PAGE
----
Modular science

Six bespoke 20-foot shipping containers, designed to house scientific laboratories and aquaria, are being built by Tasmanian company Taylor Bros. Marine to bring a safe and flexible research capability to Australia’s new icebreaker, RSV Nuyina.

The new ‘science modules’ are an integral part of the ship’s design, with pipes and cables already installed on the ship to provide power, water, vacuum and air directly to the modules’ standardised ‘service interfaces’.

Australian Antarctic Division Instrument Workshop Manager, Steve Whiteside, said the science modules form part of a larger containerised capability on the ship, which has space for up to 13 laboratories and 11 science support facilities (for storage and mechanical equipment).

The six modules include a general laboratory, a temperature controlled laboratory for temperature-sensitive experiments, an explosive gas laboratory for the use of hydrogen, two aquaria for krill and fragile marine organisms, and a container for the aquaria mechanical equipment.

“The Nuyina is a big step forward in scientific capability because half the space is fixed laboratories and the other half is flexible space in the form of science modules and other 20- and 10-foot containers,” Mr Whiteside said.

“The modules have been designed so that they can be pre-configured for different science projects before they’re loaded on to the ship, and they can be plugged directly into the ship’s power and alarm systems via their standard service interface. This will save time and improve safety during the busy turnaround time between voyages.”

The modules will be built to a safety standard used for laboratories and special facilities in the offshore drilling industry. Safety features include a fully sealed steel shell and other non-combustible materials, such as rock wool insulation, designed to resist fire from inside and out. Their gas and fire detection systems will also shut down power automatically and alarm the ship.

The modules will be built and certified to the required safety standard (DNV-GL 2.7.2) based on detailed design drawings and material specifications provided by the Antarctic Division. However Mr Whiteside’s team and the Antarctic Division’s krill aquarium scientist, Rob King, will fit-out the aquaria and aquaria mechanical containers, due to the complexity and specialist nature of the job.

“Contamination is a big issue for the aquaria, and everything that has contact with sea water has to be built from inert materials, such as titanium and silicone, so that poisonous metals or chemicals don’t leach into the water and kill our organisms,” Mr King said.

To design the aquaria Mr King drew on his 25 years of knowledge working in the Aurora Australis’s krill aquarium and the Antarctic Division’s unique land-based facility at Kingston, to present Mr Whiteside with his ideal containerised version.

“The main constraint for us is space and Rob had an infinite requirement for a finite space,” Mr Whiteside said.

“Our job was to bring an engineering reality to the design and work with Rob to model and tweak it until we came up with something that worked for both of us.”

The end result is an aquarium system that can accurately control the temperature of seawater no matter the location of the vessel, and maintain two aquaria containers at different temperatures, anywhere from −1.5°C to 15°C.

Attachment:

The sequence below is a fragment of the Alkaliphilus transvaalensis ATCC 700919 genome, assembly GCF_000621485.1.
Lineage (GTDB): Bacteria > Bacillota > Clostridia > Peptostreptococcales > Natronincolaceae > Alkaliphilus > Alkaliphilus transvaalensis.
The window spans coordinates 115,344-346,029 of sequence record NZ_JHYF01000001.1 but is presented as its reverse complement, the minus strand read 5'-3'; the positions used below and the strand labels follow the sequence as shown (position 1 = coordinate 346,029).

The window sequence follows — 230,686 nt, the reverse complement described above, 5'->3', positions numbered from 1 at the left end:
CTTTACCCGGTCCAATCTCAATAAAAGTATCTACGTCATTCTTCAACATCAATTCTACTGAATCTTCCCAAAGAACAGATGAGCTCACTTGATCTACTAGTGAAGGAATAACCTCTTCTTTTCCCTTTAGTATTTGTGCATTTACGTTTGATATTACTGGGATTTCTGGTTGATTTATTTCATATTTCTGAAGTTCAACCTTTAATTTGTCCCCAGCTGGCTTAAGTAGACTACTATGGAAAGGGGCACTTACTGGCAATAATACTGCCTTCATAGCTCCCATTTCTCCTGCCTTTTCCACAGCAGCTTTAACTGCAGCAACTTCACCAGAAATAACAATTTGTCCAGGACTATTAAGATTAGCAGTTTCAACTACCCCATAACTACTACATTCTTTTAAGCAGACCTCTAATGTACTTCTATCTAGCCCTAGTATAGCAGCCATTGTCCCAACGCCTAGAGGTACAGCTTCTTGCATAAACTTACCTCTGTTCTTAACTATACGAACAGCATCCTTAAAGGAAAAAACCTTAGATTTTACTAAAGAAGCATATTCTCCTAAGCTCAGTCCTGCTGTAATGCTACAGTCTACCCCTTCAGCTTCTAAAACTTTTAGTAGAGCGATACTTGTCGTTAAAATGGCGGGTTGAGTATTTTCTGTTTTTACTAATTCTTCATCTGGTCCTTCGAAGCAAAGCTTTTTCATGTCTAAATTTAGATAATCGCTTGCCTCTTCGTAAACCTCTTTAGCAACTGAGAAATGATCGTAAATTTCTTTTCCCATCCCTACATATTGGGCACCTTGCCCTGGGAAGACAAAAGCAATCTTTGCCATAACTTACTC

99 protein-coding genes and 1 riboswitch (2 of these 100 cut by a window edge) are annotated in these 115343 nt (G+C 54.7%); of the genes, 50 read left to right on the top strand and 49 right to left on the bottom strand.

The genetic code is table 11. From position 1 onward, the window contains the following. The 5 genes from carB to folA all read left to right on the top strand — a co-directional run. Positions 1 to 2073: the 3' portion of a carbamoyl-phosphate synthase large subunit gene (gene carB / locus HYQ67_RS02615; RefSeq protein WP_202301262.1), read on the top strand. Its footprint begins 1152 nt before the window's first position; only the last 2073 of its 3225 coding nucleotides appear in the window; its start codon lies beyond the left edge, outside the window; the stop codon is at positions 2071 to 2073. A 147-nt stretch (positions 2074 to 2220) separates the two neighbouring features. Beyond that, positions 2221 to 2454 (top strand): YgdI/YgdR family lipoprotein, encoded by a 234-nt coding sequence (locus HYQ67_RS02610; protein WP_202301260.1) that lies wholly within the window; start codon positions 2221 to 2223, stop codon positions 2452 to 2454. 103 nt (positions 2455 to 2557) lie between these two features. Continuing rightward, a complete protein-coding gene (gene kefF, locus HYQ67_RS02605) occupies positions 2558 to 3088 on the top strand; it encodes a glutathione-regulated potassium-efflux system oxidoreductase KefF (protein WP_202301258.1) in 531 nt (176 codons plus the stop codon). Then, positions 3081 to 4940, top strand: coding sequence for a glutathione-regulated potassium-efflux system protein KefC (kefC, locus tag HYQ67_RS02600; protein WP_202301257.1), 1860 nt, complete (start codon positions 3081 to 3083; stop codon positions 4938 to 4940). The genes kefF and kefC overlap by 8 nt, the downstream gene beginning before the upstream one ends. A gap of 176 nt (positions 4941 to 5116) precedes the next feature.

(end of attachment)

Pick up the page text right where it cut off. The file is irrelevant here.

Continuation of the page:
“We will have gigalitres of clean seawater available to us to keep our animals healthy, but it won’t always be at the right temperature, so we’ve had to design an efficient temperature exchange system,” Mr King said.

“On our way south we might catch some organisms in temperate or sub-Antarctic waters, and we’ll be able to maintain them at that water temperature for the whole voyage. We can also hold animals collected in colder Antarctic waters in separate tanks, for the voyage home.

The containerised aquaria will improve the survival rate of krill during their transfer from ship to shore. Previously, krill were hand-netted from tanks in the Aurora Australis’s cold room and transferred in 10 litre buckets, packed in ice, to the Antarctic Division’s Kingston aquarium; a slow, labour-intensive process that reduced the number and quality of precious live specimens.

“Now we’ll be able to take the whole container off the ship, plug it in to our land-based aquarium facilities and then remove the specimens over a few days. This will keep the animals in good condition and reduce the rush for our staff and students,” Mr King said.

While the idea is to move towards standardised containers for the Antarctic Division’s fleet, Mr Whiteside’s team is developing a package that can be installed inside containers supplied by other national and international scientists, to hook up to the ship’s fire and gas detection systems.

With so much experience working at sea in both fixed and containerised laboratories, Mr King is excited by the safety and flexibility the new system will offer, and how much easier it will be to find his designated workspace — on and off the ship.

“Over the years we’ve evolved a Frankenstein fleet with so many different sized, shaped and coloured containers. Now our marine science containers will be easy to spot because they’ll all have a standard size, shape, and ship interface, and they’ll all be ‘periwinkle blue’.”

Wendy Pyper
Australian Antarctic Division